If you consider some of the more profound motives, itâ€™s not at all surprising that our Departments of Transportation favor very expensive, confiscatory transportation policies like major mass transit infrastructure buildup â€“ itâ€™s one big, ego-validating turf grab. As William Parker points out in his book The Agency Game, government agencies do not use revenues as a measure of success; instead, they replace that measure with agency expansion â€“ the inevitable direction of government. We all want to feel like the thing we spend 40 hours a week on is “changing the world” for the better, so why be content as a dullard agency that merely paves and repaves the roads people drive on? Why not validate your sense of professional and existential importance by demanding a larger role in everyoneâ€™s lives? And what better way to do that than by advocating policies which are, conservatively, three to four times more expensive than conventional ones? Randal Oâ€™Toole looked into this cost comparison of modes in his book, The Best-Laid Plans:
If you accept, as most urban planners do, that cities should try to get people out of their cars and onto transit, then rail transit is an extraordinarily expensive way to do this. The Federal Transit Administration developed a formula for calculating the cost per new rider, which is roughly the cost of getting someone out of his or her car and onto transit (though in fact some new riders may not have previously been driving). This formula is, basically, the capital cost amortized over the expected life of the project plus the annual operating cost divided by the annual number of new riders attracted by the transit improvements. Using this formula, improvements in bus service typically attract new riders at a cost of $1 to $6 per trip, but construction of rail lines typically cost $10 to $100 per new trip (252).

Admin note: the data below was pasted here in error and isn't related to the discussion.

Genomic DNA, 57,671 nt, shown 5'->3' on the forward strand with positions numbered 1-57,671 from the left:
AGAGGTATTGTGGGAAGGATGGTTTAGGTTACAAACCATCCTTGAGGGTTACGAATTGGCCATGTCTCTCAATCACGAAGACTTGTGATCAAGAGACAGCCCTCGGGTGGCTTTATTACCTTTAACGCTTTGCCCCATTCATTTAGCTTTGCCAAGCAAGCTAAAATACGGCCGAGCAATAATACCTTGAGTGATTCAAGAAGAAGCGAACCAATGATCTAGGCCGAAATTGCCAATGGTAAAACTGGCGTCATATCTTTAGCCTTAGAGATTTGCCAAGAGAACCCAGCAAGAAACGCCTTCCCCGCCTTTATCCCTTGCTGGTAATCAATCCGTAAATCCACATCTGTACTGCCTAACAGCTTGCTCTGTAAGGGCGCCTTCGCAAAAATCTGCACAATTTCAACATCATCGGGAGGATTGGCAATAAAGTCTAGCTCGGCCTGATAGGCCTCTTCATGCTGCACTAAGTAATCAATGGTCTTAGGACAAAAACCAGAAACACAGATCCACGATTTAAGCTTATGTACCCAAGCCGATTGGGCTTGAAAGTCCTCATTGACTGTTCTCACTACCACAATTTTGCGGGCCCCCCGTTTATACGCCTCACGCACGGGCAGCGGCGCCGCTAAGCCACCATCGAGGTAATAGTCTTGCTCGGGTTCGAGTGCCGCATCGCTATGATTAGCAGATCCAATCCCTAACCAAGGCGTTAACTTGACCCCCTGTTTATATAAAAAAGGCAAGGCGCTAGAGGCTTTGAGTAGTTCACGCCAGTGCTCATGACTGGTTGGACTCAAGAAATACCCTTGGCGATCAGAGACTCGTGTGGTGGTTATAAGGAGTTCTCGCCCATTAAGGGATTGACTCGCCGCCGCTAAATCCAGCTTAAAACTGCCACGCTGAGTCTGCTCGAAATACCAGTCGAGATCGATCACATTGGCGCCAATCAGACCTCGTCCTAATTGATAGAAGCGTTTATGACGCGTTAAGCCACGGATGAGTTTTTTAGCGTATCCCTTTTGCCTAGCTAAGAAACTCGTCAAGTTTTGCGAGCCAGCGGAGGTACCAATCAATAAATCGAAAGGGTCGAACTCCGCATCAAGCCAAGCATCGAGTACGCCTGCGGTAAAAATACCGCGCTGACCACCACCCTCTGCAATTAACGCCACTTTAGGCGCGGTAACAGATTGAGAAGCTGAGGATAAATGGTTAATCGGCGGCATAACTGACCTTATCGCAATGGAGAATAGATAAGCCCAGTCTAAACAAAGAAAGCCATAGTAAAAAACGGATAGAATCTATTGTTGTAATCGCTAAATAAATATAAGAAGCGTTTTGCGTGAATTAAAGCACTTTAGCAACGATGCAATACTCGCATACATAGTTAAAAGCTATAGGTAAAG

Itâ€™s hard to imagine another marketable mode of travel which could convert mode share at a cost of up to $100 per trip, so it is easy to see why turf-grabbers would find this to be the â€˜happyâ€™ medium on their imperial quest. Numbers aside, thereâ€™s also an obvious philosophical reason for the growing demand, essentially, for the nationalization of travel. That is, paving and maintaining roads offers little for legacy-seeking transit bureaucrats: all youâ€™re doing is accommodating the publicâ€™s trips in their own vehicles. By pursuing policies which force people out of their cars and onto your pollyanna transit projects, you have suddenly put all of those people on your time, because your agency develops the schedules; youâ€™ve put them in your place, because you located and built the transit center; youâ€™ve put them in your vehicles, because you screwed with the transit network such that driving is no longer practical; and youâ€™ve put them on your routes, because your agency develops them. The one concession transit agencies are willing to make? Theyâ€™ll let people pay for their fantastic transportation visions. In the process, youâ€™ve taken their money, their power, and their rights. Consider the massive power grab involved, and itâ€™s not so hard to see why the growing army of transit bureaucrats desires this future.